22, 1999 (Japan)
9, 1999 (USA)
> Without a doubt, Sega makes some of the best racing games on Earth.
Their latest effort is titled Super Speed Racing (SSR) (Flag To Flag in
USA) and features a CART license, 27 real drivers, and 19 real courses.
You'll race in places like Cleveland and Monterey with drivers like Alex
Zanardi and Bobby Rahal. The main focus of the game is to be a simulation,
but the Arcade mode provides quick racing action if desired.
> The object, obviously, is to win races. There are a plethora of
options to pick from, but they don't seem to bog you down like some simulations.
For instance, in Championship mode you can practice, set race length (5%-100%),
change car settings (6 types), set options (weather, cautions, damage,
corner warnings), qualify, and race. Naturally, you can pit in during
races as well.
> The import SSR might as well be the American version as all the menus,
game screens, options, and voice are in English. Of course racing
games are inherently easy to import too. Anyway, SSR has arrived
in America as Flag To Flag and is essentially unchanged...
> Of course SSR is presented in polygon 3D beauty courtesy of Sega.
All 19 courses are realistic from terrain to course layout to scenery.
The two player mode is the usual split horizontal screen. The game
almost always moves smooth and fast, but occasionally the frames drop off
when the scenery is intensive and/or there are a lot of cars going around
a corner. It's definitely not perfect but it's surely beautiful to
watch and a joy to play.
> You get five views in the game: nose, driver, behind driver, behind car,
and behind car (far). Each view is realistic in every way.
For instance, in the driver view you'll see debris build up on your visor
which the driver automatically wipes off when it gets too obstructive.
Each view has a functional rear view mirror with the driver views using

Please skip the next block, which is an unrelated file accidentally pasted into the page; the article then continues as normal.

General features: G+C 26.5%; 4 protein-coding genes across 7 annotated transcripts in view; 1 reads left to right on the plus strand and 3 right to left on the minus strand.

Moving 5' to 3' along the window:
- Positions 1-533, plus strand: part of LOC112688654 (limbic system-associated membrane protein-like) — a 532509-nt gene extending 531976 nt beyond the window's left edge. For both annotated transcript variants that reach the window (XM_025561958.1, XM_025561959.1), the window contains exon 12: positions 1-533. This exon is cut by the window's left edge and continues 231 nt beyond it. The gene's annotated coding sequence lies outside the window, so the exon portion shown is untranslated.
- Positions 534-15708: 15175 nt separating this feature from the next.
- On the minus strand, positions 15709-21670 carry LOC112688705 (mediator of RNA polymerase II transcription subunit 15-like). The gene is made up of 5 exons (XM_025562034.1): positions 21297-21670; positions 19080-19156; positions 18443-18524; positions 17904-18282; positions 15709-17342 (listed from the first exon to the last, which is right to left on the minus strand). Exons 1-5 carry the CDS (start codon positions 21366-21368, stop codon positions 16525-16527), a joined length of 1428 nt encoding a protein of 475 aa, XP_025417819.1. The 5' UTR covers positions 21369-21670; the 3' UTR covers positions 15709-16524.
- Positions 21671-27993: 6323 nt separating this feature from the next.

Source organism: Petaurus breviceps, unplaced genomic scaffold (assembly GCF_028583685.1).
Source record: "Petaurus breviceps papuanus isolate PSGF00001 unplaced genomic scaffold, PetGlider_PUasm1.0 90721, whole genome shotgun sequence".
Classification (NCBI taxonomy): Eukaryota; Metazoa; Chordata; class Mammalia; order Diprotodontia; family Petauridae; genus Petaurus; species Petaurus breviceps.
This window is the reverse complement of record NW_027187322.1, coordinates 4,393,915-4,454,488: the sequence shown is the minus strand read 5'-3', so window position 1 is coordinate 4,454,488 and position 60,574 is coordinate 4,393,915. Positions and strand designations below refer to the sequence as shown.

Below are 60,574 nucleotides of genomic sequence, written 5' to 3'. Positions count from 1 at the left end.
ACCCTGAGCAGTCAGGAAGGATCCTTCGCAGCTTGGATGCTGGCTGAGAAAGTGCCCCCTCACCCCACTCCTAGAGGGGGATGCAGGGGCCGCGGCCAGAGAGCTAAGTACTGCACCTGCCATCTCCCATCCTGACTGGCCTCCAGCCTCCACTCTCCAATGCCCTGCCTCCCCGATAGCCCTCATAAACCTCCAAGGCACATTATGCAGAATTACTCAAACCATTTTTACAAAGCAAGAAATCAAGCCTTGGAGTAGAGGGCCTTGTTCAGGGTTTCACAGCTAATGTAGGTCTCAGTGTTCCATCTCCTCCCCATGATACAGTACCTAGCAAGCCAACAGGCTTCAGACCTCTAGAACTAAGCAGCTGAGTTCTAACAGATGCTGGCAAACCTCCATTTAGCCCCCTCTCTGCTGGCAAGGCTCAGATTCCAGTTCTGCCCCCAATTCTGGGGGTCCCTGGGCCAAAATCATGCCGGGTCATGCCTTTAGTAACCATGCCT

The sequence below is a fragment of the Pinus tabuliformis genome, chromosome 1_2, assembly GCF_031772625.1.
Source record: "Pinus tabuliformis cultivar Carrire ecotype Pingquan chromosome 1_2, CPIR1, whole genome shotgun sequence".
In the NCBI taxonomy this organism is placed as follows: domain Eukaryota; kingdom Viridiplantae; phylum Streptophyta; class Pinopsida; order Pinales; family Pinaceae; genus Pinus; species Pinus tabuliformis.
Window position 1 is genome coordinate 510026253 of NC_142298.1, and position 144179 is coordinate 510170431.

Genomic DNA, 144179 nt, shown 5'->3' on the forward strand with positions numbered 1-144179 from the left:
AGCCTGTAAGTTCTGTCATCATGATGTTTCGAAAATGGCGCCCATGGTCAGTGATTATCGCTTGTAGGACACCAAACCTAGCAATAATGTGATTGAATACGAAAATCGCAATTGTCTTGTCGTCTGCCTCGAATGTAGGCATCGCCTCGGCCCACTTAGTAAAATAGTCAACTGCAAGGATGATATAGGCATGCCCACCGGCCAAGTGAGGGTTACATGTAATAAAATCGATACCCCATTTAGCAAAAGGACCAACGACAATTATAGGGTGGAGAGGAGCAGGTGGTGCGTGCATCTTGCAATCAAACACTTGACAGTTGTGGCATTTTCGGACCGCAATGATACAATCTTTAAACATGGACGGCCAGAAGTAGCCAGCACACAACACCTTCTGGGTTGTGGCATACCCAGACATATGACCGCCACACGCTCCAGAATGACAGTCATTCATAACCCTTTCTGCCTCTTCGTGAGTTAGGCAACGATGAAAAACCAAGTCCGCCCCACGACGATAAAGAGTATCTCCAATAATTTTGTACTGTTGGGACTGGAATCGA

the actual mirrors on the car.
> The scenery is detailed and the cars shine like freshly polished diamonds.
You'll see things like flags waving, trees, buildings, helicopters, airplanes,
grandstands, billboards, and Firestone whitewall tires on your car.
Actually, you'll see real names on all the ads both on billboards and the
cars. When it rains, you'll see raindrops and vapor trails from the
cars. Overall, SSR is not quite as pretty as Monaco Grand Prix because
many CART tracks aren't as complicated as Formula 1 tracks.
> Naturally, Sega provides gameplayers with a highly playable game
for all ages. The buttons are brake, accel, view change, shift up/down
and steering (various configurations are available). SSR has just
the right combination of arcade feel and simulation reality. At first,
the fact that your car instantly slows to a crawl when you go off course
can seem bothersome. However, I think this is good because it keeps
you from using the grass for short cuts. The game controls very well
with the analog pad even though the racing wheel is the device of choice.
> The music is mostly pop rock with plenty of guitar licks to keep
you listening. However, this is a racing simulation so I prefer the
sound effects. As a result, I turn the music off.
> The sound effects are excellent. You'll hear realistic engine noise,
cars crashing, tires skidding, and cars passing. English voice cues
grace the game throughout as well. One quirk
is the fact that when you skid, the effect sometimes takes a long time
to shut off.
> Even though I prefer Formula 1 tracks overall, SSR has just the
perfect mix of arcade and simulation to keep me interested. The game
never gets bogged down with options even though there are lots of them.
Race length is 3 laps in Arcade mode while you can set it from 5%-100%
in Championship mode. Watching your favorite replays later and comparing
scores/times is just a matter of available backup memory. With Arcade
and Championship modes to play plus a CART license, SSR is the formula
racer of choice (we'll see if Video System's F1 racer can surpass it within